The Learn to Row Program is structured into 6 specific areas of focus. Initially, the new member will be shown around the shed, and given a briefing on boat handling, shed etiquette, location and storage of equipment, and safety on and off the river.
Next comes familiarization with boat configurations, setting up boats to suit individuals, and oar selection. Initial instruction will be on land based rowing machines for individual tuition on basic rowing techniques. On water lessons then cover the basics of sweep oar rowing, the 4 phases of the rowing cycle, and how to row as a team member.
Latter lessons then focus on technique improvement and developing automatic responses to balance and timing.
At the end of the 4 lessons, most members are sufficiently skilled that they are then able to use the club equipment during any social rowing or training sessions, recognising that continual improvement only comes with effort and coaching support.
Sometimes it is not possible to attend all four Saturday mornings in a row due to illness or some other unforseen circumstance. Usually we can accommodate this by giving personalised coaching to catch up or put you into another class we have going at the same time.
You will have already completed the course application form so the paperwork side of things is done. Really all you need to do is turn up on time and we can all get started straight away.
It is recommended that you come prepared for some physical exertion, on the water. In the summer months it can get quite warm, so a hat and water bottle are very important. Generally bike pants or close fitting shorts will give the rower confidence in the boat, and make sure the clothes do not get caught on oars, seat slides etc. A firm or close fitting shirt is also recommended. Loose clothing can be dangerous if it gets caught on the equipment. For the first lesson where you will have a bit of instruction on rowing machines you might like to bring joggers, and then they can be replaced with thick socks or firm slip on rubber soled “reef walker” type shoes for when we jump in the boats. It is possible to row in bare feet initially.
NOTE: Sunscreen is also very important as you will be outside for at least 2 hours (before rowing, on the water, and afterwards cleaning etc).
What level of fitness do I need?
The lessons will not be highly physical, but some degree of fitness (e.g. able to walk for 15 minutes with little effort) will make the on water sessions more enjoyable. By the fourth lesson, you will be able to row continuously for at least 20 to 30 minutes.
Where you take what you’ve learnt is completely up to you.
You may decide that rowing is just not for you or you can’t or don’t want to commit any time to it. Generally though, we find that many people who do the course really do enjoy it and want to go further with it.
- Option 1.
- Join the club as a social member which allows you to come down on Saturday mornings and be a part of the social rowing scene where whoever turns up gets allocated into a boat and you set off up the river for a social row – usually followed by breakfast and a chat at the local café.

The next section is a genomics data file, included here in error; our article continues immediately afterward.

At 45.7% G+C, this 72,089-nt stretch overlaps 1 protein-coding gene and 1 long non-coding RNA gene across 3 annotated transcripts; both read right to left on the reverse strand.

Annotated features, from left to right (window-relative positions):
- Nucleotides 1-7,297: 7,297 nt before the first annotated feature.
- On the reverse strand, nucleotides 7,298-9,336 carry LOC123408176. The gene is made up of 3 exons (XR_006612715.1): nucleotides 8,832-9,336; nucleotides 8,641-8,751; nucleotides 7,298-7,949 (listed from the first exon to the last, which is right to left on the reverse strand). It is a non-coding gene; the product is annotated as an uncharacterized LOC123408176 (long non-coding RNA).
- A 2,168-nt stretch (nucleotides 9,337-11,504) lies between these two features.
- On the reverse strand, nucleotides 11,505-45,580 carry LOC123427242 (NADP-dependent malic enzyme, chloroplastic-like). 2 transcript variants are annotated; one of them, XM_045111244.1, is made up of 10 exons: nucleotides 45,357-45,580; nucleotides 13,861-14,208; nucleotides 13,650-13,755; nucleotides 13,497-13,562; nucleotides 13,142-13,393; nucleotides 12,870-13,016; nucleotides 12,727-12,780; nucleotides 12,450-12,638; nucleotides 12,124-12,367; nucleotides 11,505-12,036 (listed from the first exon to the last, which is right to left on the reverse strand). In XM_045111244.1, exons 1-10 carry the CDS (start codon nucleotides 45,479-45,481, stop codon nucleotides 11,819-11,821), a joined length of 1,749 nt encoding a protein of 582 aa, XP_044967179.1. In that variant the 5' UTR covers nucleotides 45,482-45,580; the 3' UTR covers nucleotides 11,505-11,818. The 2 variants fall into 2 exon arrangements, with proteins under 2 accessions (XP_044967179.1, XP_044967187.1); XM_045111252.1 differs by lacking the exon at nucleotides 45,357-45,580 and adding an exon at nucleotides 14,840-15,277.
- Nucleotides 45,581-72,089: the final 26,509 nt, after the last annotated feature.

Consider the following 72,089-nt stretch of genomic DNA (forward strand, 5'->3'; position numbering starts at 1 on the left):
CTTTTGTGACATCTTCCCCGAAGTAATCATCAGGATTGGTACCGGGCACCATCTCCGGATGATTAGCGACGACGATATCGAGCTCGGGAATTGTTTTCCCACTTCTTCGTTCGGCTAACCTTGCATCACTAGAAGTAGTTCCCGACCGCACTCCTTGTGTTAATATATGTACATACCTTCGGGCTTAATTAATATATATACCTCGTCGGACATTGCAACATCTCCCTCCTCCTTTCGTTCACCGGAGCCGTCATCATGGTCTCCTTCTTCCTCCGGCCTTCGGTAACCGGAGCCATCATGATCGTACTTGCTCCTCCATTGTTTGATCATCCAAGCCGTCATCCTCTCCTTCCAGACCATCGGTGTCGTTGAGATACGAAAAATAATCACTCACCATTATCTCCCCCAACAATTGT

- Option 2.
- Join the club as an Active Social Member and row as often as you like during the week and Saturdays with other active social rowers who regularly attend the social rowing sessions.
- Option 3.
- Join as a Competitive Rower and become part of a crew that trains a bit more seriously during the week to maximize fitness and dramatically improve technique.
As a Competitive Rower you can row in regattas that are held by Rowing WA during the season which runs from May through to September each year.
There are two types of regattas which are called Pennants and Masters.
With Pennants you row in races according to your own ability and that of your crew. That level is determined by your results at previous regattas. In other words you start at the bottom and work your way up.
With Masters you row in races according to your age (min 27 years old) or the average age of your crew members.
You can also row in mixed crews (Men & Women together). Masters rowing is a lot of fun and not quite as demanding as pennants.
A regatta timetable is available on the Rowing WA website.
LEARN TO ROW FEES:
$99.00 (Students $89.00)
This fees is for Four Learn to Row sessions.
CLUB ANNUAL MEMBERSHIP FEES:
Social Only $350.00
Active Social $450.00
(Includes $60.00 Rowing WA Affiliation Fee)
Students (enrolled full time at a tertiary institution)
Social Only $250.00
Active Social $350.00
(Includes $60.00 Rowing WA Affiliation Fee)
All fees can be paid Annually, Half Yearly or Quarterly.
There are really no other costs for social members other that if you choose to buy some of the Club’s gear such as zooties, hats, training tops, fleecy jackets etc. Details of these are on the website on the Merchandise page.
For competitive rowers it is mandatory to wear the club zootie when racing so you would have to purchase one of those and you are also charged seat fees (a small fee for each race you go in).